Tuesday, March 11, 2014

The Emotional Side of Savings

One of my favorite banking industry slogans is “We, The Savers.” Launched in 2008 by the cutting edge online bank ING Direct (now owned by Capital One), it pokes fun at our nation of non-savers. Three out of every four people in the United States don’t have the recommended six months of expenses saved. One out of every four don’t even have one month of reserves. 

Let me say that one more time. 1 out of 4 don't even have one month of reserves. We know we should, but few of us do.

When we hear these statistics barked from the media, most of us hear them as just that: statistics. We don’t stop to think about how it impacts our lives. Our car breaks down, and we have no personal safety net to get it repaired. That sounds so matter of fact, but if that has ever happened to you, you know that underlying the fact is a deluge of emotion, frustration, shame, annoyance or fear. And the impact comes not just from when we let it happen to ourselves, but we also have to feel some of the brunt of it when it happens to our children, coworkers, and other family and friends. There’s no faster way to a bad day than a sudden expense you were unprepared for.

When I was first tackling my financial issues with my own money mentor, every time I had a “my car broke down” issue (or whatever the issue of the day was), he wouldn't spend a minute talking with me about how to resolve the problem that I didn't have money in savings, and I didn't want to use my credit card. He would only talk about what I was saving, was it enough and how I could save more. Frustrating! I walked away from so many conversations with him completely annoyed, and ashamed because once again, I was in a financial bind.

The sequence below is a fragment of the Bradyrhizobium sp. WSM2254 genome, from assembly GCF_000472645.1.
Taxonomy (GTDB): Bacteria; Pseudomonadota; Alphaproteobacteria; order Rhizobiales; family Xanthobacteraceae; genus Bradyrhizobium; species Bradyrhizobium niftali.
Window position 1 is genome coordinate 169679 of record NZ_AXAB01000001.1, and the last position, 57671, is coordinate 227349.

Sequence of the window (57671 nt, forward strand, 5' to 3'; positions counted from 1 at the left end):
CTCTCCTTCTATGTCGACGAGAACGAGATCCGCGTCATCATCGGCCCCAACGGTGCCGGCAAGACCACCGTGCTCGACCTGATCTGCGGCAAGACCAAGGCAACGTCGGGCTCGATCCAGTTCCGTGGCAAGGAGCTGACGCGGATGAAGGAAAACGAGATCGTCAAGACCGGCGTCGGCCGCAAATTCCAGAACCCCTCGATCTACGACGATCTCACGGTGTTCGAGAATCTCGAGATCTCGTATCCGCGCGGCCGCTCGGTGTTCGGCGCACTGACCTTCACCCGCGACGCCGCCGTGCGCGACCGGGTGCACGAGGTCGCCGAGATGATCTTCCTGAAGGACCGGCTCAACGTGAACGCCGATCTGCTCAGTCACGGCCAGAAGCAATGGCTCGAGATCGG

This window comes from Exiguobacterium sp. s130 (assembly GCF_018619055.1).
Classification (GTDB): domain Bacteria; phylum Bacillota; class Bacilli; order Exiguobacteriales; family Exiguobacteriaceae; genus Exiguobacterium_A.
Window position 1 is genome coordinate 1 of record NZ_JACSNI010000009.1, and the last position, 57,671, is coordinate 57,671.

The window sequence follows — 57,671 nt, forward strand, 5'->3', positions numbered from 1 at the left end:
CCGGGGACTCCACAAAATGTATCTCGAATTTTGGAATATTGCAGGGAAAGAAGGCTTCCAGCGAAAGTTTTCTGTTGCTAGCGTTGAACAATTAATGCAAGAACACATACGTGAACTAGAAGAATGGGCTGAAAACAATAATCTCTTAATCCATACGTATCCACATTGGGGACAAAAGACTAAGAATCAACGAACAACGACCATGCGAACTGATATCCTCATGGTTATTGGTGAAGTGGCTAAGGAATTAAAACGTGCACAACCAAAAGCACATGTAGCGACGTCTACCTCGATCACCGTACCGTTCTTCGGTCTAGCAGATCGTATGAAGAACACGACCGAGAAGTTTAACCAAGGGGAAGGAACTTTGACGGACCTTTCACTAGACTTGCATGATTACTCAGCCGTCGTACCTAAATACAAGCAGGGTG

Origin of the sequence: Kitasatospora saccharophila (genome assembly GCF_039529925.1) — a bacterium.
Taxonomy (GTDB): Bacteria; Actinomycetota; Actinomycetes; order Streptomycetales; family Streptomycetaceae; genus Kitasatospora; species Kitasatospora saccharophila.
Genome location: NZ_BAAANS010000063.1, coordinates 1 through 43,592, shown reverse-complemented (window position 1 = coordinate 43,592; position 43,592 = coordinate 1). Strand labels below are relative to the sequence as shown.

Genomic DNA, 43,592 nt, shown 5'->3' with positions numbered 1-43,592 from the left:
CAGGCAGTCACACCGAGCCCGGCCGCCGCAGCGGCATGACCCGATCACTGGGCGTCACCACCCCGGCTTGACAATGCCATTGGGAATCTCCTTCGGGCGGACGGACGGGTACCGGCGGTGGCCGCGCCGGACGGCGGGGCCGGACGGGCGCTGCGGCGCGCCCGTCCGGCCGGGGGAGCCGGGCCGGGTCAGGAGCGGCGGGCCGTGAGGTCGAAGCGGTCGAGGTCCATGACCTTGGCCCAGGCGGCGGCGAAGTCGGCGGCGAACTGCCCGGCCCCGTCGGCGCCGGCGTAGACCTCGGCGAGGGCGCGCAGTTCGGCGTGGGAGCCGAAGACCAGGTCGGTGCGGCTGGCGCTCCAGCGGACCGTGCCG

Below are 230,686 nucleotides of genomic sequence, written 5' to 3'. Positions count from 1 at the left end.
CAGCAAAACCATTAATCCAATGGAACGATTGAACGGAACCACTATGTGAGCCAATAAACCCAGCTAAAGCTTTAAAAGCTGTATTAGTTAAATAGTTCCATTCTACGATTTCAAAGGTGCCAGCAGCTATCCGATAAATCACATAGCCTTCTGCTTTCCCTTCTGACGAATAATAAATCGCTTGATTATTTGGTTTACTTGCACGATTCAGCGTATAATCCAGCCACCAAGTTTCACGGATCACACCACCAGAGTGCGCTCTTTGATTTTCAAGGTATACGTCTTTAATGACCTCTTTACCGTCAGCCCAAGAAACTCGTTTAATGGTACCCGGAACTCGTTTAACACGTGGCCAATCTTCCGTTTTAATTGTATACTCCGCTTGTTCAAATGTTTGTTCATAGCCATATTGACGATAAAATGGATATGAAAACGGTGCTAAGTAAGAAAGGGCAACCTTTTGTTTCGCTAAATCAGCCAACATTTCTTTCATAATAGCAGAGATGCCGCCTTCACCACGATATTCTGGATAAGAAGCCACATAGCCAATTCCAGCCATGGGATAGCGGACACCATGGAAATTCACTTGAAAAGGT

But then, finally, came the first time that my car suddenly needed a major repair and I had enough in my savings account. It was a revelation. A relief. A moment of "feeling adult." I finally not just logically understood the importance of my savings, but more importantly, I understood the importance from a deep emotional place.

If not having enough causes frustration, shame, annoyance and fear, having enough brings a sense of ease, pride, and safety. What's your emotional experience of your money

- Stacey Powell

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1 comment:

  1. Totally loved this article as I have had a live for today attitude for most of my adult life about savings ... i.e. not fun, don't do it. IN my fifties I'm finally getting it -- and am now surrounding myself with some folks who appreciate the value of a prudent reserve. Thank you for this.